Correct. Since the Internet is filled up with garbage about ADHD, I’ve spent 8 years now on reading the scientific evidence on PubMed to ensure that what you find on my blog is – NO BS, Just Science …
Jeg har valgt at reprinte denne artikel i sin helhed, og på dens originale sprog, fordi jeg finder den værende…
Jeg har valgt at reprinte denne artikel i sin helhed, og på dens originale sprog, fordi jeg finder den værende særligt informativ og inspirerende.
When I started taking ADHD medication, I lost the constant mental chatter in my head. The silence terrified me …Kate Lister
I don’t remember exactly how old I was when I first realised that I was stupid, but I can’t have been more than eight. It wasn’t a blinding light on the road to Damascus moment, rather a slow dawning of an irrefutable, ugly truth. I am stupid. I don’t remember where I was, or what had happened to finally force me to accept it, but I do remember feeling desperately sad. I remember too the sensation of a tight knot in the pit of my stomach whenever I thought about it.
The teachers didn’t say I was stupid, they said I didn’t try hard enough, but I knew they were wrong. I was trying and still couldn’t do what they wanted. Every school report I ever had said I could do better if only I tried. I was often in trouble for making mistakes in my work, daydreaming, and for forgetting important things – like P.E. kits, permission slips, homework, etc. I was a hopeless speller, worse at maths, easily distracted, and a terrible chatterbox.
Teachers became frustrated with me because they were sure I wasn’t stupid and couldn’t understand why I was behaving so badly. But I didn’t understand either. There were moments when I felt smarter than my behaviour suggested too. I loved reading, for example. I devoured books, history books especially. When I was nine, I’d go to the local library after school for hours at a time, but often forgot to tell my parents where I was and caused them no end of worry.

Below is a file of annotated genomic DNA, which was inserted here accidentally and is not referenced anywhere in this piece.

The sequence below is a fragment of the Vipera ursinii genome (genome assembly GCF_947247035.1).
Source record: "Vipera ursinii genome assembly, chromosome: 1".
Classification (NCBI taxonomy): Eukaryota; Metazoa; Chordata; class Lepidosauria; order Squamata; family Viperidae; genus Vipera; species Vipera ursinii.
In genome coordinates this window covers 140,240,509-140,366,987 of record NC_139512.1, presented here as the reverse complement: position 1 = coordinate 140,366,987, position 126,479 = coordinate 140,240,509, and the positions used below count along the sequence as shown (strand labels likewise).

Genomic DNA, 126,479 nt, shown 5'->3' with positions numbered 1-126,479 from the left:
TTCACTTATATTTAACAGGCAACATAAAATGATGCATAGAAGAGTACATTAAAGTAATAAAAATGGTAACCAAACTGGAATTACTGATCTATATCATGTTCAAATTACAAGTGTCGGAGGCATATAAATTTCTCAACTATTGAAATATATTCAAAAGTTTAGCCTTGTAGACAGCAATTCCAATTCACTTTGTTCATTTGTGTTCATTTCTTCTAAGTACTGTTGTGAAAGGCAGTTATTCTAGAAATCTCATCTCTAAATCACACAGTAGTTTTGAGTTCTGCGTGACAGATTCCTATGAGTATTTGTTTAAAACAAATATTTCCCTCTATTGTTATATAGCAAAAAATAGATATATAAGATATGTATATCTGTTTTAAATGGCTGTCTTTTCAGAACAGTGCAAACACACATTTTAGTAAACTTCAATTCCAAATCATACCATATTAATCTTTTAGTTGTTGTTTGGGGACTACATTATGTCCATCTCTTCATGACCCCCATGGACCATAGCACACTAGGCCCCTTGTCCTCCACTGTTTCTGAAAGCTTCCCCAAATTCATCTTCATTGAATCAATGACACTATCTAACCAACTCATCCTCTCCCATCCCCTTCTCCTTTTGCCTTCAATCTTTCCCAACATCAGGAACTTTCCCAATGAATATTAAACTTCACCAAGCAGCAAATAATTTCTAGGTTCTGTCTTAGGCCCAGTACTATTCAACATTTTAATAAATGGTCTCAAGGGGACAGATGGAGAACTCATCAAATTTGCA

But a love of books didn’t undo the fact that I was always doing really stupid things. I could never get organised, regularly failed to finish work, and struggled to recall simple instructions the teachers gave me. I was very messy and forever losing things. They said I wasn’t trying, but I knew the truth. This was as good as I could do and it wasn’t good enough, therefore, I concluded, I must be stupid. But I had also realised that I could fool people, and so I carefully set about hiding my stupidity.
My tactic was quite simple. By secondary school, I had become the badly behaved student who wasn’t working hard enough. There were subjects I really loved, like English, art, and history, where I was prepared to work twice as hard as everyone else for pretty average grades and then pretend that I didn’t care about it. But subjects like maths, science, and geography were akin to mental torture. It didn’t matter how hard I tried, they just wouldn’t go in. One science teacher became so frustrated with me, every week he made me stand up in front of the class and proceeded to quiz me on the lesson. I never gave the right answer and the shame of it still burns me now.
I took English, art, and history for A-Levels and fought my way to university with a clutch of Cs to study literature, and it was there that the first of my learning difficulties was diagnosed: dyslexia. I was so convinced of my own stupidity that even when I got the results of the screening, I didn’t really believe it. But once I had learned how to work with dyslexia, instead of hiding it, things became much easier.
The relief at finally knowing why school had been such a struggle was immense. I was still chronically disorganised, messy, and forgetful, but this was all chalked up to the dyslexia, and people became much more forgiving of my fuck-ups. With the right support in place and a subject I was really interested in, I went on to do an MA and PhD.
Around the same time as I was diagnosed with dyslexia, my sister had started to struggle at school. She was disorganised, messy, forgetful, impulsive, and had started experimenting with drink and drugs. Recognising the symptoms, I suggested she should be screened for dyslexia, which she duly was. She did not have dyslexia. It would take another 10 years, punctuated with severe depression, addiction, and homelessness for my sister to be diagnosed correctly; it was attention deficit hyperactivity disorder (ADHD).
With the right therapy and medication, my sister’s life was completely transformed.